HTTP security headers are HTTP response headers designed to enhance the security of a site. They instruct browsers on how to behave and prevent them from executing vulnerabilities that would endanger your users.
Whilst there are number of HTTP security headers which can be implement to increase the security of a web site, below are few most important HTTP security headers that will strengthen your website’s security.
XSS Protection Header
The HTTP 'X-XSS-Protection' response header is a feature of modern browsers that allows websites to control their XSS auditors.The server is not configured to return a 'X-XSS-Protection' header which means that any pages on this website could be at risk of a Cross-Site Scripting (XSS) attack.
Content Security Policy (CSP)
HTTP Strict Transport Security
HTTP Strict Transport Security (also named HSTS) is a web security policy mechanism which helps to protect websites against protocol downgrade attacks and cookie hijacking. It allows web servers to declare that web browsers (or other complying user agents) should only interact with it using secure HTTPS connections, and never via the insecure HTTP protocol. A server implements an HSTS policy by supplying a header (Strict-Transport-Security) over an HTTPS connection (HSTS headers over HTTP are ignored).
Almost all browsers are designed to use a mime sniffing technique to guess the content type of the HTTP response instead of adhering to the Content-Type specified by the application in specific cases or ignoring the content when no mime type is specified. Inconsistencies introduced by the mime sniffing techniques could allow attackers to conduct Cross-Site Scripting attacks or steal sensitive user data. The application fails to instruct the browser to strictly enforce the Content-Type specification supplied in the response.
Different servers such as Nginx, Apache, IIS has different mechanism to configure security headers. However, if you are in Kubernetes and use Istio service mesh you can easily achieve this in sidecar Envoy proxy. Benefit of that is you can add the same configuration to the all web sites irrespective of the underline web server.
In the below code I use Envoy Lua Filter to do the header manipulation through response handlers. Note that I use SIDECAR_INBOUND as context and add this filter to all my front-end web apps (Angular, React, Nextjs etc..).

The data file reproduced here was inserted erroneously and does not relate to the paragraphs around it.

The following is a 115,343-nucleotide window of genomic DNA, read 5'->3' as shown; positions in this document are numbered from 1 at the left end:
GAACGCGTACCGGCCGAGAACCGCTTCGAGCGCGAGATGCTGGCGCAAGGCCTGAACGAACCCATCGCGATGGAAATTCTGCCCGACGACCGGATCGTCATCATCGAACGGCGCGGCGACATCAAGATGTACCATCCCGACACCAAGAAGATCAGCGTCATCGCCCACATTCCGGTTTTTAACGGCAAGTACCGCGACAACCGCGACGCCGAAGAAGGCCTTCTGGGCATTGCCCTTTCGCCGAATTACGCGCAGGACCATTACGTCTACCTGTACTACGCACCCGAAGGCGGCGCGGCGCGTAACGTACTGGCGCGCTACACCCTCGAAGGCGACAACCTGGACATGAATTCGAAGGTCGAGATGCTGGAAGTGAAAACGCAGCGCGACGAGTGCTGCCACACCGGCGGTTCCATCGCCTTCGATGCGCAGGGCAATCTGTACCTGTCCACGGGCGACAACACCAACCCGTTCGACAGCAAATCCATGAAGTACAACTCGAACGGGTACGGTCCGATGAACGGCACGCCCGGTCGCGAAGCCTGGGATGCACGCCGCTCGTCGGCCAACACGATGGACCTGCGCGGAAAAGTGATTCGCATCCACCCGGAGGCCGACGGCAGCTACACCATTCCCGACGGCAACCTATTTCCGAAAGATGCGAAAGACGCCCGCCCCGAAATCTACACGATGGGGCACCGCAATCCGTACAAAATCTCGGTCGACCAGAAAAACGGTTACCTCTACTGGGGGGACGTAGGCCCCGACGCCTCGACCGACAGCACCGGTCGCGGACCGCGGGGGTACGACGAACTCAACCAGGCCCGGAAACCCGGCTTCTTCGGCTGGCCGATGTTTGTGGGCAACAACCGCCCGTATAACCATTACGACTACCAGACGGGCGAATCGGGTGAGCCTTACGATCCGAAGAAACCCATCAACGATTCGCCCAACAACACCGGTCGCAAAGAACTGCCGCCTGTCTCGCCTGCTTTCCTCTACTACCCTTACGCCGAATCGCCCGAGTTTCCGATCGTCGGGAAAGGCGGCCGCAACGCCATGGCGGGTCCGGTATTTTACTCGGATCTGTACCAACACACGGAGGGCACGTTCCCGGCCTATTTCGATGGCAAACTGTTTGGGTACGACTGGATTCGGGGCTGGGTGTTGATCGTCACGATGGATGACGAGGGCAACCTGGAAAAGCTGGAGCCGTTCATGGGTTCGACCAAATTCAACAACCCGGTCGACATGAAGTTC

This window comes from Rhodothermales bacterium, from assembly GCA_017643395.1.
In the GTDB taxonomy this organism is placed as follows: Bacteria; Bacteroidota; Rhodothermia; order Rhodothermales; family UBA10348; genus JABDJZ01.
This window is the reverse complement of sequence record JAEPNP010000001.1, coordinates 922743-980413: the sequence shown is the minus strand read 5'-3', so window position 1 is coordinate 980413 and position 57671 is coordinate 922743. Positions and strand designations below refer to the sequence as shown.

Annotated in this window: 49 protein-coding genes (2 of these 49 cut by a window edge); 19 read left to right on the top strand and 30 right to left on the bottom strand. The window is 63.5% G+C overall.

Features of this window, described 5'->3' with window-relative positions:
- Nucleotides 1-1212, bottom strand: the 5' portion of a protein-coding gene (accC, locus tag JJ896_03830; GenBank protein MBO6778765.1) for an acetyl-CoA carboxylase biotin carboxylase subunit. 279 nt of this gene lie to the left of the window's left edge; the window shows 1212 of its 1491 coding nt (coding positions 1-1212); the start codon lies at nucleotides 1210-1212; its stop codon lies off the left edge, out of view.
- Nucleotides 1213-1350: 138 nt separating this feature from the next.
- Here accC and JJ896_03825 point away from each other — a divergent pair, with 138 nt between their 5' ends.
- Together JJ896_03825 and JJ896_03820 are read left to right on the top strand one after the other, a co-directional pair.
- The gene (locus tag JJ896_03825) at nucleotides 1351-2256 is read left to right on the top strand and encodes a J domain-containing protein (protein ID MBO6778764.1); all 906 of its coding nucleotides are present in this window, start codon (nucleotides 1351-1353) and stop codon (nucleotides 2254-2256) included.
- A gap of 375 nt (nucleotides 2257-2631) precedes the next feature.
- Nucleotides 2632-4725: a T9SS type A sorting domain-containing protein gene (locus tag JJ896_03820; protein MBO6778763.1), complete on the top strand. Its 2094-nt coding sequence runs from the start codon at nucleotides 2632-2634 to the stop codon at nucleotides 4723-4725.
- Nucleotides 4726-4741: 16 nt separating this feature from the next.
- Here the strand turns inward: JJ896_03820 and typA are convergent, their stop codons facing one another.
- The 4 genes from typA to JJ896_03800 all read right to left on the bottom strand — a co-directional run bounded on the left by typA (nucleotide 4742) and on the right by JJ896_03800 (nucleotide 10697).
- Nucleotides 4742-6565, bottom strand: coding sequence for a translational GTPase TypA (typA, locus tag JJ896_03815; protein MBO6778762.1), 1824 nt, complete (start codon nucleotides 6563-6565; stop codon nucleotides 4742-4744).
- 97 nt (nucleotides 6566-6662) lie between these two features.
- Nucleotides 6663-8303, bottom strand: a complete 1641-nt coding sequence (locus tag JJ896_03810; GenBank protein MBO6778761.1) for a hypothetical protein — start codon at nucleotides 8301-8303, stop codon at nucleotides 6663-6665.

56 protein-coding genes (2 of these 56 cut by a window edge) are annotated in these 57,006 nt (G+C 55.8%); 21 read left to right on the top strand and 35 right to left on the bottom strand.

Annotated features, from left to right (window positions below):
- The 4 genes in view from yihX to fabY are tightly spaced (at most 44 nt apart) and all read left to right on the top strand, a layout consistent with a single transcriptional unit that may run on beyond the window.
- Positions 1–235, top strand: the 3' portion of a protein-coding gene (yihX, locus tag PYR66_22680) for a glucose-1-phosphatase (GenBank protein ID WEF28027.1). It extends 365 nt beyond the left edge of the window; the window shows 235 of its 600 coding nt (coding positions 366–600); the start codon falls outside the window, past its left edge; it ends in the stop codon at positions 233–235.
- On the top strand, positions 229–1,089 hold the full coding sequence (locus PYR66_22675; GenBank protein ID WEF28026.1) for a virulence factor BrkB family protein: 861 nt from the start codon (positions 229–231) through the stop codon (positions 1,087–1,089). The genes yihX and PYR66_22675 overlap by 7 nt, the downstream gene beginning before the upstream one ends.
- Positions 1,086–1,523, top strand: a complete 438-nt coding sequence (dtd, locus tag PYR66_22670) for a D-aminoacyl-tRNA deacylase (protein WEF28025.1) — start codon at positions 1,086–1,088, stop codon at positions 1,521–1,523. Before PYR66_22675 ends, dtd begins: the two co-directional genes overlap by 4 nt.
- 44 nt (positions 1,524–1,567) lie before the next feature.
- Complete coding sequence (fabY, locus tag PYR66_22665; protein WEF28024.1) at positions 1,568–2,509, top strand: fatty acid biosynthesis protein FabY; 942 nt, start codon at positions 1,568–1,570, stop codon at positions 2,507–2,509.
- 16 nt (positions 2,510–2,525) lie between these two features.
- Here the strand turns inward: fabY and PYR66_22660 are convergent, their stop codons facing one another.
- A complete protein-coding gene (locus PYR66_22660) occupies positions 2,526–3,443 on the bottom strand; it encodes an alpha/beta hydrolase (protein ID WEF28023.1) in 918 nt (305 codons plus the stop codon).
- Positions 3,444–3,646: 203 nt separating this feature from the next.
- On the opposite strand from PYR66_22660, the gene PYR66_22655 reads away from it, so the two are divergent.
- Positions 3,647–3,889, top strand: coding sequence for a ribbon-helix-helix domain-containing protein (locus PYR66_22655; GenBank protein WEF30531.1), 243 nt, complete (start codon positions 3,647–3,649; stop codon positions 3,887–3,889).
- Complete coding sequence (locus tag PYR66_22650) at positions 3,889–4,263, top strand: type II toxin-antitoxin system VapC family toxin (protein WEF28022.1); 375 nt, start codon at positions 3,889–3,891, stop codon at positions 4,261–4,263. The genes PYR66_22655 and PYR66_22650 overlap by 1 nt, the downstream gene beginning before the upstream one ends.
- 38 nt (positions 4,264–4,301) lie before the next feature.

apiVersion: networking.istio.io/v1alpha3 kind: EnvoyFilter metadata: name: "myweb-ef" spec: workloadSelector: labels: app: myweb configPatches: - applyTo: HTTP_FILTER match: context: SIDECAR_INBOUND listener: portNumber: 80 filterChain: filter: name: "envoy.http_connection_manager" subFilter: name: "envoy.router" patch: operation: INSERT_BEFORE value: # lua filter specification name: envoy.lua typed_config: "@type": "type.googleapis.com/envoy.extensions.filters.http.lua.v3.Lua" inlineCode: | function envoy_on_response(response_handle) function hasFrameAncestors(rh) s = rh:headers():get("Content-Security-Policy"); delimiter = ";"; defined = false; for match in (s..delimiter):gmatch("(.-)"..delimiter) do match = match:gsub("%s+", ""); if match:sub(1, 15)=="frame-ancestors" then return true; end end return false; end if not response_handle:headers():get("Content-Security-Policy") then csp = "frame-ancestors none;"; response_handle:headers():add("Content-Security-Policy", csp); elseif response_handle:headers():get("Content-Security-Policy") then if not hasFrameAncestors(response_handle) then csp = response_handle:headers():get("Content-Security-Policy"); csp = csp .. ";frame-ancestors none;"; response_handle:headers():replace("Content-Security-Policy", csp); end end if not response_handle:headers():get("X-Frame-Options") then response_handle:headers():add("X-Frame-Options", "deny"); end if not response_handle:headers():get("X-XSS-Protection") then response_handle:headers():add("X-XSS-Protection", "1; mode=block"); end if not response_handle:headers():get("X-Content-Type-Options") then response_handle:headers():add("X-Content-Type-Options", "nosniff"); end if not response_handle:headers():get("Referrer-Policy") then response_handle:headers():add("Referrer-Policy", "no-referrer"); end if not response_handle:headers():get("X-Download-Options") then response_handle:headers():add("X-Download-Options", "noopen"); end if not response_handle:headers():get("Strict-Transport-Security") then response_handle:headers():add("Strict-Transport-Security", "max-age=31536000; includeSubDomains"); end if response_handle:headers():get("X-Powered-By") then response_handle:headers():remove("X-Powered-By"); end end
For testing this we can use testssl.sh. You can just pull the container from dockerhub and run it as below:
docker run --rm -ti drwetter/testssl.sh https://myweb.com.au
You can confirm the added security headers by looking at the output.
Another best practice that will strengthen your website’s security is disabling earlier versions of TLS (TLS v1.0 and 1.1) and enable only TLS v1.2 and higher. Reason behind this is earlier TLS versions including TLS v1.0 have known security issues and were decrypted using capable tools and systems resulting on data leakage on transmission. Also its important to disable the weak ciphers in TLS v1.2.
You can simply achieve both of them in Isito gateway as below. Note that I have setup both minProtocolVersion and cipherSuites.
- hosts: - 'myweb.com.au' port: name: https number: 443 protocol: HTTPS tls: cipherSuites: - ECDHE-RSA-AES128-GCM-SHA256 - ECDHE-RSA-AES256-GCM-SHA384 credentialName: myweb-certs minProtocolVersion: TLSV1_2 mode: SIMPLE
Now If you test this with testssl.sh using above docker run command, you will see the below output which will confirm the correct TLS version/ciphers.
That's It! These security header and best practices around TLS would increase the security of most websites.